If you recall when I first got into the hospital I wrote a blog Can Routines Really Set You Free? Little did I realize that getting back home would be a routine changer as well. Football legend Bear Bryant said, “It's not the will to win, but the will to prepare to win that makes the difference.”
It’s taken me several days to get up to speed back in my office, part due to spending time with my family and my oldest son Dan who flew in from Washington DC on Tuesday. The other portion is simply because setting new routines from what I had at University of Iowa to protect my health here at home simply take time and preparation.
First here’s how I came to be home, then the impact of preparation in developing success routines.
Late in the evening of my birthday (last Friday – yes it was the 13th) I received a striking bit of news that elevated my spirits considerably. My physician assistant, Kevin Heckman offered that upon completing my chemotherapy Tuesday they were considering sending me home.
Home I immediately thought? Why would they be sending me home if all this time they had cautioned me about the hospital being the best place for me? Why would they suddenly change their minds about where they feel is the safest and best place for me to recover? Especially since in the hospital I wasn’t even allowed off the floor I’m on?
Combine this conflict with anticipating, “how fast could these next days go?” I desperately wanted to come home. From the evening of February 24thuntil my birthday I’d been in the hospital for 50 consecutive days. (it would eventually end at 54 days) A long time to be away. I’ve been anticipating going home since my wife, Michelle put up a, “There’s no place like home” sign directly across from my bed.
Of course I had to know why it was okay to go home after all this emphasis on remaining in the hospital. I asked my physician assistant, my nurses, and my two doctors, Dr. Silverman and Dr. Carter. Dr Carter provided perhaps the best and most complete explanation coated as well with the harsh reality of my condition and elements of the Stockdale Paradox.
The nature of my ten day chemo treatment is slow acting. I will not be receiving a bone marrow biopsy for 18 days after chemo is completed. (scheduled now for May 8th). It would mean I would be in the hospital for 18 days with literally little to do except wait. Sending me home they felt would limit risks of contact (as long as I stayed within the confines of my home) and allow me to get a psychological boost!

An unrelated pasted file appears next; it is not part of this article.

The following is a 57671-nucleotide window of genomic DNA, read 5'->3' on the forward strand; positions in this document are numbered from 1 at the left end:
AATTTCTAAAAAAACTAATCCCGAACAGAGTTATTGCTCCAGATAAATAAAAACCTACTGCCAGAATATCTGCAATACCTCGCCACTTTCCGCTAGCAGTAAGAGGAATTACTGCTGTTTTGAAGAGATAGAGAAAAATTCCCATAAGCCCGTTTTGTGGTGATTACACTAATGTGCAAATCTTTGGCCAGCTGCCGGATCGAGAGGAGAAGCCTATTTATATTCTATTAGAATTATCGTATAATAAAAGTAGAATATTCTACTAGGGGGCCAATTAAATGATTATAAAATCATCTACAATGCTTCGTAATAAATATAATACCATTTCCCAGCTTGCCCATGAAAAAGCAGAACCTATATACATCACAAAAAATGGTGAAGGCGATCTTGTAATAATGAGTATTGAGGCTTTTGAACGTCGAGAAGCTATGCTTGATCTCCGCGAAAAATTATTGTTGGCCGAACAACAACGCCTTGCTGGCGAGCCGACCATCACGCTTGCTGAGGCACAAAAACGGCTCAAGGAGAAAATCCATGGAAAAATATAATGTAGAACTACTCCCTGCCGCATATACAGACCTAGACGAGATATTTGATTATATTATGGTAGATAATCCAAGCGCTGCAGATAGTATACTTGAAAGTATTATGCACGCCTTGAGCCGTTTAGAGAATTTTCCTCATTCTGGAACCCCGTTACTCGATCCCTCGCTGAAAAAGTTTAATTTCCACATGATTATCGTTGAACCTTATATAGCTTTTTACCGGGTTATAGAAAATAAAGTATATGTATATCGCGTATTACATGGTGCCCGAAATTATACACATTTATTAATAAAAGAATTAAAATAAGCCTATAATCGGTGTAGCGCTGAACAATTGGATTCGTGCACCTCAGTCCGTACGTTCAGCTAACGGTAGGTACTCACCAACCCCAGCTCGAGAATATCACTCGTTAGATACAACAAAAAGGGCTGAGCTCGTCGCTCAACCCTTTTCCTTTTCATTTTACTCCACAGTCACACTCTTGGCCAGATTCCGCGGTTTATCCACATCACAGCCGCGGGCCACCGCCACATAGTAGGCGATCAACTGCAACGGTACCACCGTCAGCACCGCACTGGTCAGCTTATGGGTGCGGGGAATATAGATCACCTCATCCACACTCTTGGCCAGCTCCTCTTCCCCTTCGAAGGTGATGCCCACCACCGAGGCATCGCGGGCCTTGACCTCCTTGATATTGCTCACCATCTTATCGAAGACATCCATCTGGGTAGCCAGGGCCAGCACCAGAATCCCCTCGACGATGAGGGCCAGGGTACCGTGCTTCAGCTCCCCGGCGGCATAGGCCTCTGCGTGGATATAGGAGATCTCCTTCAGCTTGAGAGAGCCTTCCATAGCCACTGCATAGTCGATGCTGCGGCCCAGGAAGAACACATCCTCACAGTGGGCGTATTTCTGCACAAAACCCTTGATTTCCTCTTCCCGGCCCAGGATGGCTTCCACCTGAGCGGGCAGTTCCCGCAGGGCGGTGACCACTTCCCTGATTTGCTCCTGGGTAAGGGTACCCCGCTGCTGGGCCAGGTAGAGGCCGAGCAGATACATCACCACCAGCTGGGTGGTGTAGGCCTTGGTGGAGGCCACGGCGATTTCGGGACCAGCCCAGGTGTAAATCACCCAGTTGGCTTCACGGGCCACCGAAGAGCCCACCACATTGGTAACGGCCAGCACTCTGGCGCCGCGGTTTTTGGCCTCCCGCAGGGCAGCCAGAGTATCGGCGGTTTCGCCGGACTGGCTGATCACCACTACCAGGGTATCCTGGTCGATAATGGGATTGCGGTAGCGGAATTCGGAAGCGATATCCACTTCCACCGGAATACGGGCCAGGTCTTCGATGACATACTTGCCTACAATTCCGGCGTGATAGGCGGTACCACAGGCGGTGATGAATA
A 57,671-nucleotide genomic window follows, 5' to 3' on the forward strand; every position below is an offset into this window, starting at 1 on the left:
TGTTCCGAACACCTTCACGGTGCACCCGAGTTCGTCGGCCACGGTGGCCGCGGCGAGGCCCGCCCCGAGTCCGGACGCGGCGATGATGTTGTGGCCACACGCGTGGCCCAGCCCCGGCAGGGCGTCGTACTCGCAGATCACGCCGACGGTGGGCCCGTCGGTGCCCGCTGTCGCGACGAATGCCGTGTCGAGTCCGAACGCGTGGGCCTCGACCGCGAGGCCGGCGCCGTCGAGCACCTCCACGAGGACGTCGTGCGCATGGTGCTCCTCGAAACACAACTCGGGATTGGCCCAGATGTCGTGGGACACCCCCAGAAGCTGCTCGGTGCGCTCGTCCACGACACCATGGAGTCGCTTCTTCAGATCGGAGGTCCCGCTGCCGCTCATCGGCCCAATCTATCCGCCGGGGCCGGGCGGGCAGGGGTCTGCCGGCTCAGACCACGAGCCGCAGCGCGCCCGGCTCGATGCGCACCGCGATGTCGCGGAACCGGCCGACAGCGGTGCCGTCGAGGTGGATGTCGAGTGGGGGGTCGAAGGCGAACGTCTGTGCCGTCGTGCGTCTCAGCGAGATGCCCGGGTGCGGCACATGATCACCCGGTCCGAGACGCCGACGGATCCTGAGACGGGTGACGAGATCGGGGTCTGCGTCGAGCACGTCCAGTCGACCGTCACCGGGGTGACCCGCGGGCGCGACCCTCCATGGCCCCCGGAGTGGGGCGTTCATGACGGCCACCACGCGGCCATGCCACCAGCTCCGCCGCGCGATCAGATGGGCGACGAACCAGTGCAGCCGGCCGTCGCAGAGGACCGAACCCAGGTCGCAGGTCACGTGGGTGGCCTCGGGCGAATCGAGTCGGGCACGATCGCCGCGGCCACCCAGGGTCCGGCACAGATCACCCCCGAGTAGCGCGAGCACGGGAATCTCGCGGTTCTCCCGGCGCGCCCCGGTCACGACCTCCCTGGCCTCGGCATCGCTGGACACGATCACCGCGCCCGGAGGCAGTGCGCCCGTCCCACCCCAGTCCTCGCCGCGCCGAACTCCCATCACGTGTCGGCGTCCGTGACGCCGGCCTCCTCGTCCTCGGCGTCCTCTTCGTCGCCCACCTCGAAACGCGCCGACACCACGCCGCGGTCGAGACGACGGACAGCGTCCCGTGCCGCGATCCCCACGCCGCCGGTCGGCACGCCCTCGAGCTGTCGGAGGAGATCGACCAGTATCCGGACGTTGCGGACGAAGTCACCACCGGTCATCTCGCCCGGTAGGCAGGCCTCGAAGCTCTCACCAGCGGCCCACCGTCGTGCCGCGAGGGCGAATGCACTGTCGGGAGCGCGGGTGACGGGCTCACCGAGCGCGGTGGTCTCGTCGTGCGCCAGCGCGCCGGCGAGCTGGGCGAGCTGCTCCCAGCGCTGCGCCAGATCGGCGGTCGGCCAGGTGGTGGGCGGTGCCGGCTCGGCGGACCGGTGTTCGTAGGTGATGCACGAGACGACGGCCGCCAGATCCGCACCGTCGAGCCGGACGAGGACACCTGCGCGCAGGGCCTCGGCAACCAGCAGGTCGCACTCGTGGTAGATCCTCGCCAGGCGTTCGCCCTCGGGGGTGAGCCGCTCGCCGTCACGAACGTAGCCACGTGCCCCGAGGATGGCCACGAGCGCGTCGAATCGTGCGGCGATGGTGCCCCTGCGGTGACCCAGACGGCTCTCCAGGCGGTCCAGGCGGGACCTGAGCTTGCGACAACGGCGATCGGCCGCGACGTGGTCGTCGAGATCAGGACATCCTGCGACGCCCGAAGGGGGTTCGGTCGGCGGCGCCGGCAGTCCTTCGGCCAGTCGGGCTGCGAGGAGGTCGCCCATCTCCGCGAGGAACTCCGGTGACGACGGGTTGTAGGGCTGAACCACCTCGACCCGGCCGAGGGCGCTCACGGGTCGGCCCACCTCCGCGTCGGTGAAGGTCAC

Dr. Carter wasn’t one to mince words when he spoke to me about this aspect. He reminded me that after 2 failed inductions the chances of success for recovery from leukemia fall precipitously. With regards to attending events, eating out at restaurants and having my grandchildren over, he offered no judgments. Rather he suggested that I chose which events or situations to include since quality of life is an important consideration considering what I might be facing.
We discussed the possibility of still getting my leukemia into remission. I asked Dr Carter what the possibility of achieving success in the bone marrow transplant phase would be. He indicated that this would still only be a 30% success rate, if I can first get the leukemia into remission.
You can see I’m facing long odds. That’s the portion of the Stockdale Paradox that can be especially challenging. Yet in my mind while I’m aware of the long odds I also am aware that the doctors can’t believe how remarkably well my health has held up. Virtually no fevers and the most serious pain issue came in the last week of my hospital stay when a pain in my elbow and arm occurred over several days which they diagnosed as tendinitis from sitting too low in my chair while typing on the computer.
Dr. Carter noted that when the biggest problem you have with a patient is they’re using their computer too much, that’s a particularly good sign with leukemia.
I have one fear being at home. That I will catch some virus or bacteria or infection from someone who visits or from my wife or children when they’ve returned each day. My wife is effectively playing Nurse Ratched or possibly the health gestapo. God Bless her!
Coming home after being away for almost 8 weeks reminded me again of the impact of preparation and routine are. The best managers and leaders have routines. They have these routines because they are preparing to win.
If you’re not prepared for Monday morning, if you have identified your top six priorities for the next day, your company and individual priorities for the next quarter, how can you possibly be prepared to win? Do you not care or are you simply being foolish?
Success doesn’t come to those who wait. It comes to those who are willing to prepare for it. Meeting rhythms, priorities and metrics, this is the stuff of Strategic Discipline. My quarterly plan includes a regiment of metrics, priorities and meeting rhythms that I’m absolutely committed to making sure end up super green on my critical success criteria. My health is the most important priority I have.
What’s your most important priority and what routines and preparation do you have in place to be absolutely sure you will achieve it?